Now that the cat’s out of the bag, so to speak, I can start a series of helpful tutorial posts on all the designs from my Woodland Critters Collection. I also want to highlight some of the design process and inspiration behind this collection! I can’t wait to get started.
Since my Woodland Critters Scarf is the most popular design within the first week of the launch, I thought I’d start with a tutorial related to this design. I have already posted a tutorial on duplicate stitch for my Hedgehogs Smartphone and Tablet Cover pattern, but I thought it might be helpful to post another with photos specific to the Woodland Critters Scarf. So here we go!
Ok, one of my favorite “critters” on this scarf is the fox – I just love foxes! So I’m going to focus on the fox motif for this tutorial.
Now, I am not a huge fan of finishing work, so duplicate stitch is just not my thing. I’d rather slog through a round with four colors and take the time to untangle every few stitches rather than wait until the end and have to add colors after the fact. That’s just me! I recognize that other knitters feel differently, and so I offer this lovely tutorial on adding colors with duplicate stitch!
Here is what your fox motif will look like if you follow the duplicate stitch chart in the pattern:
Sort of an odd orange lump with a flat top! But fear not, we will get that fox face in shape.
Starting with the fox’s eyes, thread some of the black yarn through your yarn needle. Locate the first stitch, the right eye (actually it’s the fox’s left eye, but you know what I mean). Once you have located the stitch on the chart and matched it up with the stitch on your knitting, you will pull your needle through, from wrong side to right side, at the bottom point of the stitch, where the two halves of the “V” come together.
It will look quite low on the fox’s face, but I promise, it will work out well!
Now pull your yarn through, leaving a tail of several inches on the wrong side to be woven in later. Hold that tail down tightly so you don’t pull it through.
Now comes the trickiest but also the most satisfying part of the duplicate stitch: running the yarn behind the upper part of the “V” so that it creates the right half of the “V” and sets you up to make the left half, all at once! To do this, slide your needle from right to left behind the “V” of the stitch ABOVE the one you will be covering with your duplicate stitch:
Once you pull your yarn through, it will magically create the right half of the “V”.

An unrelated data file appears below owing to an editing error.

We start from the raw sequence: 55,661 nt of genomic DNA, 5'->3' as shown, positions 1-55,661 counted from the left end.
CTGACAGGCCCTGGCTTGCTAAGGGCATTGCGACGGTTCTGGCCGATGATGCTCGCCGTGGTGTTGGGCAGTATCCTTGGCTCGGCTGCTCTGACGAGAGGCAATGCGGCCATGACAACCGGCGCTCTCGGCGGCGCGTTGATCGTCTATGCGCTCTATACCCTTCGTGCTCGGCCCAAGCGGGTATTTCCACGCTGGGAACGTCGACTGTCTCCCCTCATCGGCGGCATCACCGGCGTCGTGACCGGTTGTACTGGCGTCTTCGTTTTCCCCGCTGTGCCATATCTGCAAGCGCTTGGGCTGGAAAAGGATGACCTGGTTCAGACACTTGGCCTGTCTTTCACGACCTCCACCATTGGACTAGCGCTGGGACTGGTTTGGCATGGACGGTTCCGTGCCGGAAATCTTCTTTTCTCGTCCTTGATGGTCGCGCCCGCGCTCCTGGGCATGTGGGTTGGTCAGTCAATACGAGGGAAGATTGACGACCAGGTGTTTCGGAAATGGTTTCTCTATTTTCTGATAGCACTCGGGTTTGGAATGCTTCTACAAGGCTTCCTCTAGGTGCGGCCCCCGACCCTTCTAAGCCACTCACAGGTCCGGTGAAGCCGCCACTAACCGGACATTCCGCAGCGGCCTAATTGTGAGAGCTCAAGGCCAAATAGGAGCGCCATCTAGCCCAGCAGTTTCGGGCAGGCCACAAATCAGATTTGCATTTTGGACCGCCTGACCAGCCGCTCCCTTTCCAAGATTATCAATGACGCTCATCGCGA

Now it’s easy to work the last step of the duplicate stitch: push the needle through from right side to wrong side, completing the final half of the “V”. One stitch done!
The key with duplicate stitch is to adjust each stitch so it looks right before you move on. Also, with this scarf, you will want to work duplicate stitch on each motif, then move on to the next motif. Leaving ALL the duplicate stitch to the very end, when you have completed the entire scarf, will be a mistake. First, the scarf is such a long tube, it will be difficult to work the stitches in the middle part of the tube. Second, you will get SO bored with all the duplicate stitching. So knit one motif, duplicate stitch it, then knit the next motif, etc.
Once you have the black stitches completed, you can add the white stitches (I like to work from darkest color to lightest color). One last set of photos here, just to reiterate.
Step one: pull yarn from back to front at the bottom point of the “V” you want to create.
Step 2: Slide needle behind “V” of the stitch ABOVE the one you are covering:
Step 3: Finish your V by pulling yarn from front to back through that first point, the bottom of your “V” stitch.
Final product: an adorable little fox!
Adjust those stitches so they are plump and provide good coverage, and away you go!
Stay tuned next time, when I will offer a tutorial on finishing the scarf. First up: tassels!
Melissa Simpson says
This is the best (and most beautiful) photo tutorial on duplicate stitch I have ever seen and the advice about when to do it is invaluable to me. thank you.
Bridget Pupillo says
Thank you so much, Melissa! I am really happy to hear that this tutorial was helpful to you!